Article: Should we be celebrating economic recovery?


Should we be celebrating economic recovery?

If the signs of recovery are for real, it is time for HR professionals to gear up for the impacts of recovery

The panic button of recession has made organizations to put strong control mechanisms in place


The economic recovery is not far away and is fast approaching


Job cuts, job losses and unemployment have been the buzz words during the past one year. Countries like US, Europe and Japan were the worst hit by recession. In the absence of any formal, scientific data, the guess of the number of persons across sectors impacted in India seems to be close to a few million.

Due to various innate strengths, we in India escaped recession but only experienced economic slow down. While the rest of the world, except China is still trying their best to wriggle out of recession, there seems to be light at the end of tunnel in India.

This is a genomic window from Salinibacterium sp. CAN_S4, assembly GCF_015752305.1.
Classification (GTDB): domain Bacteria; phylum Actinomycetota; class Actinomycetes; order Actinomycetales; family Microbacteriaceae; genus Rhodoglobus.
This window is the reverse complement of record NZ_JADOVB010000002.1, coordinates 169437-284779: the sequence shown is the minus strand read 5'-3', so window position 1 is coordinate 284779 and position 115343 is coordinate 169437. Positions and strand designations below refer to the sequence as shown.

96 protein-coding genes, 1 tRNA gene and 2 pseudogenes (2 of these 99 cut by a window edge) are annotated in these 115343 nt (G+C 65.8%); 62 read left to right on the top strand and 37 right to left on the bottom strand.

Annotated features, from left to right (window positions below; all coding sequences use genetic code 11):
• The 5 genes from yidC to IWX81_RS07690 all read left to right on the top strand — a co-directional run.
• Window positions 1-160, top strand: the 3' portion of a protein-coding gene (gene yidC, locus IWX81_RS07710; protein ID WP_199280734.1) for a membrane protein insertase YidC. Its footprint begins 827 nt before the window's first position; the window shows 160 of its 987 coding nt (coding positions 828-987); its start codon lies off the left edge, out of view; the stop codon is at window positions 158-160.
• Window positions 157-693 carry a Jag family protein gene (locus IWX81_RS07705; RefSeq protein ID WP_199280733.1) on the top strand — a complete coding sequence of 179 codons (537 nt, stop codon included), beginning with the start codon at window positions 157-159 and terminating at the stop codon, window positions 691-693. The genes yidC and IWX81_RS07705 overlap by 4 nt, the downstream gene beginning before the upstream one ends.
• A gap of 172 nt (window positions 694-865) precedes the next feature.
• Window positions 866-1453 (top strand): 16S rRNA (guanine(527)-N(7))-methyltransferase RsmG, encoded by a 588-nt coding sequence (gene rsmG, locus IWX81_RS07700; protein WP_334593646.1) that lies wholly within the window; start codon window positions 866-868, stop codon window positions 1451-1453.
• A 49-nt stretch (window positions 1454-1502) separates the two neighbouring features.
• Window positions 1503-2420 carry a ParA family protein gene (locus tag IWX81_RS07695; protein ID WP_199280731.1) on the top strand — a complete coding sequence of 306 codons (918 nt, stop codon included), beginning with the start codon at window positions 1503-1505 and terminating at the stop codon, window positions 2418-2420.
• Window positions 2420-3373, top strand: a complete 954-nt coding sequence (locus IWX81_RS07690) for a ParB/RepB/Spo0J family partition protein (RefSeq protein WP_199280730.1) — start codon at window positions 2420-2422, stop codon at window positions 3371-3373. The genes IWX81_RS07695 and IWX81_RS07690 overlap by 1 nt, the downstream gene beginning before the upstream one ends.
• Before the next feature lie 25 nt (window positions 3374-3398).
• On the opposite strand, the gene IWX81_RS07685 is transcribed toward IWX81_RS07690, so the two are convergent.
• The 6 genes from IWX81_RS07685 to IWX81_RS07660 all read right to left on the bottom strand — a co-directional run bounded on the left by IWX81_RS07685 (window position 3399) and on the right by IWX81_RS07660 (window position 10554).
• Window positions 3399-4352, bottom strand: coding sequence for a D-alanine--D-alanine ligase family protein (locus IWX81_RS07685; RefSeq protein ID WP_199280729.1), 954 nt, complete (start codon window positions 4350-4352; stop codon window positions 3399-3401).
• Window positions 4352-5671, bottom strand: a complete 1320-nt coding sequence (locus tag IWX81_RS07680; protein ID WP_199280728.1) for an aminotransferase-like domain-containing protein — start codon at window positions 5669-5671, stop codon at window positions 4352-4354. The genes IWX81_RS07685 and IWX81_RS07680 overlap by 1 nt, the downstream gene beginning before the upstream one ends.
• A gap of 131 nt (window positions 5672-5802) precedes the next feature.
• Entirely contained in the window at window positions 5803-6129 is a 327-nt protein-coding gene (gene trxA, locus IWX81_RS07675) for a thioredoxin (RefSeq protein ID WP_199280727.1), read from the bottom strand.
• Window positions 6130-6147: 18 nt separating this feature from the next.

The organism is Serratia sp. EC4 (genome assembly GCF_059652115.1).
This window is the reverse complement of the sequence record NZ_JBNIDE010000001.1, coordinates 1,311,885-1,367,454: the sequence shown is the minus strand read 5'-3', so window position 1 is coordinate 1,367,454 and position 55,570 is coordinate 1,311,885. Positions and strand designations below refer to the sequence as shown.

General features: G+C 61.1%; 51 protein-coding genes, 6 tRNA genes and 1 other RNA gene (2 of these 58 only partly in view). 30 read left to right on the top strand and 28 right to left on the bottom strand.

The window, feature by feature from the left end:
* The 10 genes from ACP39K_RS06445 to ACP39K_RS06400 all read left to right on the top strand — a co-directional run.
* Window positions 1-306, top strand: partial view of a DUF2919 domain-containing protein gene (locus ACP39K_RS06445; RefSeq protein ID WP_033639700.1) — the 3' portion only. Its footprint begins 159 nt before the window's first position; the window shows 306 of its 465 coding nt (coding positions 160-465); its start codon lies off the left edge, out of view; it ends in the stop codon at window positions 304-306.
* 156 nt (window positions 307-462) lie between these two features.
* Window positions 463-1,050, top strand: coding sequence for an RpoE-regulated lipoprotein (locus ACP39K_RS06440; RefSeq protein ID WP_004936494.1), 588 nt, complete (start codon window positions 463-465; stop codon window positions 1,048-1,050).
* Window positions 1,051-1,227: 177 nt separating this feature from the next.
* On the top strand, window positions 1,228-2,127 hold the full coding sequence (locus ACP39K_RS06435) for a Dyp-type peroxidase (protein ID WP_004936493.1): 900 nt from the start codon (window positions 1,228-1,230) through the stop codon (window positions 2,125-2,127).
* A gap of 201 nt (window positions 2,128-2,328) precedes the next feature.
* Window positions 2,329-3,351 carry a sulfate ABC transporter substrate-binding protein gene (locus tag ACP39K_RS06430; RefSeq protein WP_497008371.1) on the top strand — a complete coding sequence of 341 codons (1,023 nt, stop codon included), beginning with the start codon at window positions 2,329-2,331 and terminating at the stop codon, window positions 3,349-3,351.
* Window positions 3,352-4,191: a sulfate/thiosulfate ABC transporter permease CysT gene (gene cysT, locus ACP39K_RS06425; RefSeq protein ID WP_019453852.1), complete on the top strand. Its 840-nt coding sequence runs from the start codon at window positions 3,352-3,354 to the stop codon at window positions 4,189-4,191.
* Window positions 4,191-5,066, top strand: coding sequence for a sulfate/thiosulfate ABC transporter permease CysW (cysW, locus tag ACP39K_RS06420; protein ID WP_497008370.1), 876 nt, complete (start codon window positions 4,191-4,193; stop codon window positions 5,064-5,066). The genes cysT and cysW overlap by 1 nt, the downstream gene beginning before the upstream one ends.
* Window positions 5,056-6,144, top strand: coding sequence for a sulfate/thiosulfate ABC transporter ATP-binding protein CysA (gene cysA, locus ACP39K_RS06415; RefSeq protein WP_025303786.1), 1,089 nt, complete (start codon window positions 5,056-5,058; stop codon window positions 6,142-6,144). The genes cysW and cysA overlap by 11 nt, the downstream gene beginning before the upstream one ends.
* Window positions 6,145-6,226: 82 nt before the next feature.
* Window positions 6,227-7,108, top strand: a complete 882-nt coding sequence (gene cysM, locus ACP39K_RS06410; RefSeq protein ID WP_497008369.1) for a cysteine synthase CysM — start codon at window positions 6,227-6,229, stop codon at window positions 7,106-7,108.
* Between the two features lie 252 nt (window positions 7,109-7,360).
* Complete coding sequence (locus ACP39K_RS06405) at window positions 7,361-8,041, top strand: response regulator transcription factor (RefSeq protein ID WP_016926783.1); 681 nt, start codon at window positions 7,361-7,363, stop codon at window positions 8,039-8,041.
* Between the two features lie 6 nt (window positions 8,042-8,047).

HR professionals in India too need not wait for official declaration that slow-down is over but prepare proactively.

Is the Worst Behind us?

If yes, the challenge for HR folks seems to be to successfully gear up for impacts of recovery and to avoid getting caught napping.

What is the Likely Post-recovery Scenario?

1. When market opens up, organizations may face retention challenges

a. Those employees who are any way planning for a job change, but postponed it due to bad times may look for options after recovery.
b. Due to talent shortage, competing organizations may try to attract talent by offering higher wages. Companies which either froze wages or gave very low hikes may feel the brunt of it if they do not make corrections at appropriate time.
c. During bad times to save manpower costs, a large number of companies reduced manpower impacting the morale of the employees left out. Such employees may think that the company will not stand by them in case of uncertainty, and hence may leave the moment they get better options. Sirota Survey Intelligence ( argues that firms that fell into the trap of seeing employees as costs to be controlled rather than assets to be nurtured could end up with a rude shock when things do finally pick up.